Did you know that you can check the winter conditions in the Lake District from anywhere? There are live monitoring systems on Great End - one of the most reliable Lakes winter crags, and another on Helvellyn - an incredibly popular but also botanically sensitive winter venue.
The project has been made possible by a partnership between the BMC, Natural England and The Lakes District National Park Authority, with significant help in finding a workable site, getting the system up and running and ongoing maintenance from the National Trust for Great End and the John Muir Trust for Helvellyn. A huge thank you is owed to all of these organisations who have donated time, resources and funding to make the project a reality.
Did you know you can also get live updates on winter conditions in North Wales? Check out our Cwm Idwal project: live information from Clogwyn Du as well as the Devil's Kitchen!
Why monitor conditions?
The cold and wet conditions which make the Lake District’s winter crags sought after venues for winter climbers also provide sanctuary for rare Arctic-alpine plants, with the inaccessible location preventing sheep grazing. The turf these plants live in is easily damaged by ice tools if not fully frozen; even a single ascent in marginal conditions could irreparably damage the plant or habitat. But in well frozen conditions, the turf won’t be damaged by climbers – good news for plants and climbers too, given loss of turf can quickly change a route from steady to a desperate grovel.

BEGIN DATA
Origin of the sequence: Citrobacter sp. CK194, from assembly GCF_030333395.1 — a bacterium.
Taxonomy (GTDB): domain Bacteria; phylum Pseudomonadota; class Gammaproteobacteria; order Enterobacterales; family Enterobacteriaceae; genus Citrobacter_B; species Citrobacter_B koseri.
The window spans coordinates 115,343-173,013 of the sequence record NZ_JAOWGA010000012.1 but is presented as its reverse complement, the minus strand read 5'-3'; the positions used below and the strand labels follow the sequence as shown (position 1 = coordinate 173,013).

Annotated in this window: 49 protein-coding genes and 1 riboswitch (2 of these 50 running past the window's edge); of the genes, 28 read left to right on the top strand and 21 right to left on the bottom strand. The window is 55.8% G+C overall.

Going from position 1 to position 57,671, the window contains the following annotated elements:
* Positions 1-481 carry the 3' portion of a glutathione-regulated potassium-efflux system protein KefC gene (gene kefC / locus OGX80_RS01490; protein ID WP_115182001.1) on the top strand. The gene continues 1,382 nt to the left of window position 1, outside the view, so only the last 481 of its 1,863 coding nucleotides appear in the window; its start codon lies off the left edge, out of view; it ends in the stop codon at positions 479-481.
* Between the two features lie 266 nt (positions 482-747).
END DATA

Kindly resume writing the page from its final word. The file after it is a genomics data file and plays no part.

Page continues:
WATCH: Conditions apply: winter climbing ethics:
How it works
A set of temperature probes located near the base of both crags on a similar aspect and altitude take readings at hourly intervals and transmit these to base stations in the valleys below to be uploaded to the BMC website
. The probes are located at approximately 750m altitude (for Great End) and 830m (for Helvellyn), buried in turf at 5cm, 15cm and 30cm, as well as one probe measuring air temperature. The aim is to inform how conditions might be shaping up on these crags (and potentially others of a similar altitude and aspect,) by showing historical temperature data of the air and within the turf.
We stress that this is not a definitive system – it will not give a simple ‘yes’ or ‘no’ answer to whether conditions are good for climbing. Small differences from the effect of weather on different areas of the crag may mean the measurement site shows frozen turf when the turf on the crag (or part of the crag) is not, or vice versa. Likewise, weather can affect similar crags even a small distance away differently. There are many variables which contribute to bringing routes into condition and the data below should simply be used as a guide for climbers to make their own, more informed decisions about likely on-crag conditions.
WATCH: Route choice and what's different in winter:
The information on the graph below should always be used alongside the Lake District White Guide
. This contains vital information on which routes to avoid in marginal conditions with easy-to-understand colour topos and other useful information to aid planning for winter climbers. It is also available as a free hard copy from the BMC shop
or various climbing walls and retailers.
DOWNLOAD: the shiny new BMC RAD app
Get all the info on crags with the newly updated RAD (Regional Access Database) app from the BMC! Available now for Android and iOS, it's free and comes with a host of new features like navigation and parking, weather and tidal updates, and of course information on restrictions or notes on access advice. Get it here now!
RAD is community led and your comments help keep it up to date so don’t be afraid to add any relevant information after a crag visit which might be useful for other visitors – anything from conditions on the crag, favourite routes or reports of rockfall/other recent changes to the crag are all useful for other climbers visiting.
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